Autumn is with us. Shorter days and longer nights come with a nip in the the distinctive air. It may be time to hang up the jandals and bring out gumboots.
Ripe for the picking
Now is the time to finish your late summer harvesting. Dig potatoes, kumara, and Jerusalem artichokes. Harvest pumpkins when the stalk has gone brown. Carefully clip them from the vine and store them in a warm, sheltered place. Beans, beetroot, the last of the sweetcorn, tomatoes, new season onions, kumara and celery are some of the recently harvested vegetables. Do you know that apparently celery results in negative calories? It takes more calories to eat a piece of celery than it has in it.
As you harvest your crops, re-sow any spare space with winter crops. It is a good idea to replenish the soil with some compost, blood and bone or sheep pellets as you go. You can sow directly outdoors from seed the following plants: beetroot; broccoli; cabbage; cauliflower; bok choy; silverbeet, spinach and turnips. Sowing seeds saves you money and time. They may need thinning out but use these baby plants in salads or stir-fries. Keep an eye out for white cabbage butterfly caterpillars chewing holes in your brassicas. I spray with Organic No Caterpillars from Kiwicare. It is organic and Biogrow certified. Ask for it in garden centres.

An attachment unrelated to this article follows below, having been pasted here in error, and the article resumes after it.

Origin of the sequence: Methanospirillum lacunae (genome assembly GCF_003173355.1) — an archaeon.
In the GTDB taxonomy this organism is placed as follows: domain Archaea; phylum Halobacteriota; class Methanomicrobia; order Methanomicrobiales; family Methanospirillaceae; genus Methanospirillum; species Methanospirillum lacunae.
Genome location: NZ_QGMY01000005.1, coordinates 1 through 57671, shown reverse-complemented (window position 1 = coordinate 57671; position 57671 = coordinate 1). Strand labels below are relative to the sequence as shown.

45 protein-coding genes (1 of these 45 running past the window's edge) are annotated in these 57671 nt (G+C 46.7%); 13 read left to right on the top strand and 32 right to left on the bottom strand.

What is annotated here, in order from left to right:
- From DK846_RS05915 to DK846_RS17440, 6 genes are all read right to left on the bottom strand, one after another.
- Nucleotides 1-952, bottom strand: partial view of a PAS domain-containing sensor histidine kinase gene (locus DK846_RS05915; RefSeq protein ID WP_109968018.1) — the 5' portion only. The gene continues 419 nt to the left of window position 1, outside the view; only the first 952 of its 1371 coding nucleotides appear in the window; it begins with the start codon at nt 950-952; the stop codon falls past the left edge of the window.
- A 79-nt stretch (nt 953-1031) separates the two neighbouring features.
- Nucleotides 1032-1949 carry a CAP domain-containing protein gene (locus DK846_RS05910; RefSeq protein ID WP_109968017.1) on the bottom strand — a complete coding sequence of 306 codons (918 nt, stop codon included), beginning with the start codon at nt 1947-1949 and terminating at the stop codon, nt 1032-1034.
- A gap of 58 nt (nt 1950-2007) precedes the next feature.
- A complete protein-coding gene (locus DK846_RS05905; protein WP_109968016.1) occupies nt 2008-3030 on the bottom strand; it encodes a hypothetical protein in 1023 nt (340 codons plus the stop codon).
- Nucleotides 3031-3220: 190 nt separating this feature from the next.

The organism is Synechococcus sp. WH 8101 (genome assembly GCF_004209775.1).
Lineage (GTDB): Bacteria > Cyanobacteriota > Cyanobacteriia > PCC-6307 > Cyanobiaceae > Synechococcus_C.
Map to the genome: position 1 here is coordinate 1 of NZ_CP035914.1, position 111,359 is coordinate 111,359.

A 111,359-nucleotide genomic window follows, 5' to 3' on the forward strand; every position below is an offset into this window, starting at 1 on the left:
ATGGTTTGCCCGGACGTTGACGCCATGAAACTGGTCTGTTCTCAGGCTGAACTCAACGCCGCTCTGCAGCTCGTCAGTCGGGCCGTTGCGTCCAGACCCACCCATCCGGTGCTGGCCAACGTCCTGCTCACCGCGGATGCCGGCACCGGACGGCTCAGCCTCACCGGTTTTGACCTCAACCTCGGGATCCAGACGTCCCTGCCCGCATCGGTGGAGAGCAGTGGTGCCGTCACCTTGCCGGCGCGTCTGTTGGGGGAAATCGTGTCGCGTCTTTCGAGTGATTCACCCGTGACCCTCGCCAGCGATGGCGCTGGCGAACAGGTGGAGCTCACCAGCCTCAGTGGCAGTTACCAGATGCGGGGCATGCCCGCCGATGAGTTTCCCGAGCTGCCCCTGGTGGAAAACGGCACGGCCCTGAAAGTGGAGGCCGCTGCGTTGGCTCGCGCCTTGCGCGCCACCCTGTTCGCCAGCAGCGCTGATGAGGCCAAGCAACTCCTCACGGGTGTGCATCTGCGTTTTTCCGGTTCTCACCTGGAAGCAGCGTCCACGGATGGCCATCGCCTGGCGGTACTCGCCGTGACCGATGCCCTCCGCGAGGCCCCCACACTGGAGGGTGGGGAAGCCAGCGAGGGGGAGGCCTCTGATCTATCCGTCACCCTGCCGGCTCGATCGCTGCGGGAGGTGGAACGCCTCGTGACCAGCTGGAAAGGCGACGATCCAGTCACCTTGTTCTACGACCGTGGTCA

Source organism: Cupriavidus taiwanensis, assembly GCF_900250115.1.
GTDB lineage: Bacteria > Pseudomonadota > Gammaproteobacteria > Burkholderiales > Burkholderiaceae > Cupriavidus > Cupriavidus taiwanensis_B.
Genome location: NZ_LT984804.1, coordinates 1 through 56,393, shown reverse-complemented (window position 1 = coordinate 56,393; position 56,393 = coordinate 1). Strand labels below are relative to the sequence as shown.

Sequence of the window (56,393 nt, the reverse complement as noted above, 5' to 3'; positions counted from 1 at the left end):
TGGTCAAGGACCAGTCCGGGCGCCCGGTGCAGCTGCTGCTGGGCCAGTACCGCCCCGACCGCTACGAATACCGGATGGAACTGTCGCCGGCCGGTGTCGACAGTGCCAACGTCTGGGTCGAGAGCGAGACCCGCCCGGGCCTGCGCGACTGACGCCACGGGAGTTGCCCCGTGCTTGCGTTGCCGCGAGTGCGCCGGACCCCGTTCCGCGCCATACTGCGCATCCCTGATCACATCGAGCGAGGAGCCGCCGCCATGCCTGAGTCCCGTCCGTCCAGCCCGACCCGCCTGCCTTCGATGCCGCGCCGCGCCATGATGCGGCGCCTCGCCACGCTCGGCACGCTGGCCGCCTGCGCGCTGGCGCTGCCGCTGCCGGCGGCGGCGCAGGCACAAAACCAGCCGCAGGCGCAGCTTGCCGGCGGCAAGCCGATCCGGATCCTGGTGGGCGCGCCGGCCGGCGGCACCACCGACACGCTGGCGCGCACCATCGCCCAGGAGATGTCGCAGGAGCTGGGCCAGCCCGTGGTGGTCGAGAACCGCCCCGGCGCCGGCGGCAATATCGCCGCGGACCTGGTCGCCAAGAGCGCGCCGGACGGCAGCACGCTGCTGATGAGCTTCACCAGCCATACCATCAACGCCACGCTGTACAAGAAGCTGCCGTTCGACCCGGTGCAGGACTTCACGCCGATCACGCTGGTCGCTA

Peaches are coming to the end of their season. Have a go at bottling any spare stonefruit so you can enjoy them on your Weetbix in the middle of winter. I just follow the instructions at the back of the Edmonds Cookbook. Prune your stone fruit trees as the last fruit are picked. Cut out the old crossing over wood or any branches which have cracks. Apples are crunchy and delicious. Passionfruit is starting to ripen. Check regularly under the vine for any ripe fallen fruit. Placing straw or a plastic tarp under the vine makes it easy to find the fruit. If you have a glut of fruit, spoon the pulp into ice cube containers and freeze for later.
Horseradish This herb can grow to one metre tall. The leaves look similar to wild dock. It forms a long tap root. The young leaves can be used in salads but it is the root that makes wonderful horseradish sauce for that roast beef. Dig the roots now for future sauces. Store in airtight container in the fridge, until required. This plant can be evasive. Any portion of the root will sprout. Plant in a large sunken pot to stop it spreading. Find this plant in the potted herb section of your garden centre. Rocket This is a fast-growing annual which will grow year ‘round. It adds a wonderful peppery taste to any salad. It produces small white flowers which can also be used in salads. It will happily self-seed. It prefers a position in full sun or light shade. Water regularly during dry periods. You can buy seeds from the garden centre.
Janet Luke is a Landscape Architect with a passion for sustainable living and her business greenurbanliving.co.nz. Her first book, Green Urban Living is available in good book shops.